March was Women's History Month. First Nations Outreach, Inc. celebrated by honoring three very amazing Indigenous Women. We also gathered together and learned the traditional teachings of the Ribbon Skirt. As well as made our very own. One of the traditional teachings shared was by sharing our creations. Any time it is a first time of doing something, a first item made, a first hunt, a first harvest, we share that with another by gifting it to someone special.
Here are the 3 Women and their Amazing Accomplishments that we shared during the month of March.
Electa Quinney lived from 1798 – 1885 and was originally from Clinton, New York but came to Wisconsin in 1827. She was a Mohican and member of the Stockbridge-Munsee Community. In 1828 she founded the state’s first school without an enrollment fee in Kaukauna, Wisconsin. Today there is an Elementary School located in Kaukauna, WI named after her.
On June 20, 1828, Electa Quinney became Wisconsin’s first public school teacher. Most of her students were Indian, they studied in English and she used standard texts to teach arithmetic, geography, language, formal speech, penmanship and spelling. She saw education as a way of preparing young people to meet the challenges their communities faced.
Today you can find Electa Quinney Institute for American Indian Education that was inspired by Electa Quinney on the University of Milwaukee Campus. The focus of the Institute: is to strengthen and celebrate American Indian education (at the local, regional, and national level with strong connections to indigenous teaching practices around the globe). It was founded in 2010 from an endowment established in 1999 by the Indian Community School.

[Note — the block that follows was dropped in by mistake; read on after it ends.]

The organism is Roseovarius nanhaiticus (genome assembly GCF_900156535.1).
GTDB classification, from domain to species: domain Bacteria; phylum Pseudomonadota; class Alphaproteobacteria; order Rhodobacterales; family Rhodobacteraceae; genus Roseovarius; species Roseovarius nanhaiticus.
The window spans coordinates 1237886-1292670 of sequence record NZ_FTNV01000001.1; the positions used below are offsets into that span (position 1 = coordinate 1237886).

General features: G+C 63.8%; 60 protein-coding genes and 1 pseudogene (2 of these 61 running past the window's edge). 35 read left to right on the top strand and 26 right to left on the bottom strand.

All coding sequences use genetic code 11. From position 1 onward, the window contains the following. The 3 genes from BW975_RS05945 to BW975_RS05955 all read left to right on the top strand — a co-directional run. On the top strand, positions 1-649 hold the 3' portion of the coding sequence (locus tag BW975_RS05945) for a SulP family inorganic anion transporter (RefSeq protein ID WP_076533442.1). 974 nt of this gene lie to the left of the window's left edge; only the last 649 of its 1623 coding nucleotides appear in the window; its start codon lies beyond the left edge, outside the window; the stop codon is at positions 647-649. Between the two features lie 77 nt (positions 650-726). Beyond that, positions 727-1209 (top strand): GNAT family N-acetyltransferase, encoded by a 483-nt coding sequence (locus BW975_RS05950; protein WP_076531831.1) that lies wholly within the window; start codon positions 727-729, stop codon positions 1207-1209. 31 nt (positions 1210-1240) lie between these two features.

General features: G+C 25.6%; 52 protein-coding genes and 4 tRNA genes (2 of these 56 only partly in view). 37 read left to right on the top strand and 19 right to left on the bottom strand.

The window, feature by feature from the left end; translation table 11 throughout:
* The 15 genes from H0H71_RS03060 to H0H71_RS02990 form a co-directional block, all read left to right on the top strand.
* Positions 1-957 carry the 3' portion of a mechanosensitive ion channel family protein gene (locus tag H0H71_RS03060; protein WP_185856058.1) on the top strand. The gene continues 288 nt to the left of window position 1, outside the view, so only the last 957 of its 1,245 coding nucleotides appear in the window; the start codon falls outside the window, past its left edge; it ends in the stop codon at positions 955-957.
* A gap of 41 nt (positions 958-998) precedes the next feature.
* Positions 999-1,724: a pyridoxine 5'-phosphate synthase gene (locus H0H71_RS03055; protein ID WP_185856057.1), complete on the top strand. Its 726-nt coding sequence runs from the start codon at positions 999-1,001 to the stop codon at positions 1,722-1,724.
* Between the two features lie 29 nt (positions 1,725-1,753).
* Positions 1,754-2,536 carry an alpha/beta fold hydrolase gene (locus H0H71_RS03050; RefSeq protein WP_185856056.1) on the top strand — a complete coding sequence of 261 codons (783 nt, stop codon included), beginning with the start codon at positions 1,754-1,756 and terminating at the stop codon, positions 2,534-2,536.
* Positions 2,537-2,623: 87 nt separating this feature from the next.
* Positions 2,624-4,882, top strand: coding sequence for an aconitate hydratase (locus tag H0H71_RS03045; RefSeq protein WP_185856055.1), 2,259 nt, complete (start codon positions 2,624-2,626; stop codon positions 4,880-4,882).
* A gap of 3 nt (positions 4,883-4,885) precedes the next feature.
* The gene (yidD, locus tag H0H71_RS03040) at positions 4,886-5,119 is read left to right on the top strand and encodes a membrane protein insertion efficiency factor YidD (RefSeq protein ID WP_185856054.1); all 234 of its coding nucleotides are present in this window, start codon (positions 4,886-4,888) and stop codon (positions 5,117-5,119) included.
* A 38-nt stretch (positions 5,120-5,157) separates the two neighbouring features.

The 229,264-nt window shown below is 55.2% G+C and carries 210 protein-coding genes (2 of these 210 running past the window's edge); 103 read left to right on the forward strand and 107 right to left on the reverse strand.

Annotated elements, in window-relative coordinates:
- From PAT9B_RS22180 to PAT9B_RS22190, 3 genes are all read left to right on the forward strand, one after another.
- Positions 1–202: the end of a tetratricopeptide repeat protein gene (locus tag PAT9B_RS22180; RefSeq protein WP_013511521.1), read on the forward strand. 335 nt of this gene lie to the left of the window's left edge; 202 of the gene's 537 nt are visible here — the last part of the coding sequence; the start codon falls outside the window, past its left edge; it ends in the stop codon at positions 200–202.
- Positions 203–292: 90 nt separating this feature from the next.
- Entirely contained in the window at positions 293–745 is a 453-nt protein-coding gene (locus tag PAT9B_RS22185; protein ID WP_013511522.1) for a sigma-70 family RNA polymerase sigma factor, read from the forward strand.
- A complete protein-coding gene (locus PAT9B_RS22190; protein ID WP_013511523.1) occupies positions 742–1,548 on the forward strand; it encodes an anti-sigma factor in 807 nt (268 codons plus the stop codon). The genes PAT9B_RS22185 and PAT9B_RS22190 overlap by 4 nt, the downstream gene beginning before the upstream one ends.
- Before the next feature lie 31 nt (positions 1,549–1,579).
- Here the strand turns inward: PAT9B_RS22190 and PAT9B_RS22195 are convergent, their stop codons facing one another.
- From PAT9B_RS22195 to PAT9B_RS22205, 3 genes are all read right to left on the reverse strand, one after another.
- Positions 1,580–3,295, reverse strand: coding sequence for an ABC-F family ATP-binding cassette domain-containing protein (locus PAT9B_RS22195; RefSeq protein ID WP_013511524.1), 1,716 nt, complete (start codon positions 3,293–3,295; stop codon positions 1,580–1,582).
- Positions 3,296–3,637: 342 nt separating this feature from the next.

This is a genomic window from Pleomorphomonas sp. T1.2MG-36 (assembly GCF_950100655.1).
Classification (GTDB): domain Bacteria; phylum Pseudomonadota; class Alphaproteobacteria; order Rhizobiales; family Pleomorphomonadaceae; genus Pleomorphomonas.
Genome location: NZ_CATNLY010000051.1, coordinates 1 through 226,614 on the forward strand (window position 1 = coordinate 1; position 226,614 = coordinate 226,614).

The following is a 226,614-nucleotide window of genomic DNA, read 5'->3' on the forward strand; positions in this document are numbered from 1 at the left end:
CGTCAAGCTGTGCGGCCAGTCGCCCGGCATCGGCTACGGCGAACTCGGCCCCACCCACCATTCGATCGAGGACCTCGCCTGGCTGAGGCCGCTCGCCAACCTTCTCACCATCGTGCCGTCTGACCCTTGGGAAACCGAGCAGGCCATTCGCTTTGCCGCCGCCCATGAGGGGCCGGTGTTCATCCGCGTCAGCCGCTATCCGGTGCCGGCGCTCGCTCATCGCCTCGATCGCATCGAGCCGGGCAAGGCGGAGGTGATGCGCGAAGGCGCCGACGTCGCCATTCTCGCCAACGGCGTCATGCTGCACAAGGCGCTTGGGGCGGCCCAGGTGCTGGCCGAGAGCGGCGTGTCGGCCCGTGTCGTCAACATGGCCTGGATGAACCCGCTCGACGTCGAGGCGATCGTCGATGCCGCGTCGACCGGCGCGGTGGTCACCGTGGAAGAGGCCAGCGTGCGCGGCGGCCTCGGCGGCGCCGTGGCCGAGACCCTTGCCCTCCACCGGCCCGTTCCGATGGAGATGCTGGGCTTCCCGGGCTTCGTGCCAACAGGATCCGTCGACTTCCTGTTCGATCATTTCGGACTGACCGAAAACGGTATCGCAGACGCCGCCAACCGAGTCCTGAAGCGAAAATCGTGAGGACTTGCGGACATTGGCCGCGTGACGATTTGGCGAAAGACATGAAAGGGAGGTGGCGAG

Elizabeth Peratrovich lived from 1911-1958 and was originally from Petersburg, Alaska. She was from the Tlingit Nation. She was an American civil rights activist, Grand President of the Alaska Native Sisterhood, and worked for equality on behalf of Alaska Natives.
In Alaska, women's suffrage passed in 1913 - seven years prior to the 19th Amendment. However, the 19th Amendment was a part of the ongoing struggle for equal rights. It provided suffrage for American women, but these rights did not extend to indigenous women (or men), who were not considered citizens until 1924.
Elizabeth with her husband and others drafted Alaska’s first anti-discrimination bill, which was introduced in 1941 and failed to pass. On February 5, 1945 a second anti-discrimination bill was brought before the Alaska Senate. The bill passed after Elizabeth stood up and spoke.
In 1988 the Alaska State Legislature declared February 16 as “Elizabeth Peratrovich Day.”
Maria Tallchief lived from 1925-2013 and was originally from Fairfax, Oklahoma. She was from the Osage Nation. She became America’s first, major prima ballerina. Not only a trailblazer for Native American dancers, Tallchief is widely considered one of the country’s most influential ballerinas of all time.
Maria starred in acclaimed productions such as “The Firebird”, “Swan Lake”, and “The Nutcracker”. Following Tallchief’s retirement from dancing in 1965, she went on to serve as the artistic director of the Chicago Lyric Opera Ballet and the founder and artistic director of the Chicago City Ballet.
For her enduring impact on American ballet, Maria was inducted into the National Women’s Hall of Fame in 1996, received the National Medal for the Arts in 1999, and was inducted into the National Native American Hall of Fame in 2018. On November 14, 2007 a bronze sculpture of Tallchief and four other Native American ballerinas was unveiled in Oklahoma at the Tulsa Historical Society in a piece titled “The Five Moons” by artist Gary Henson.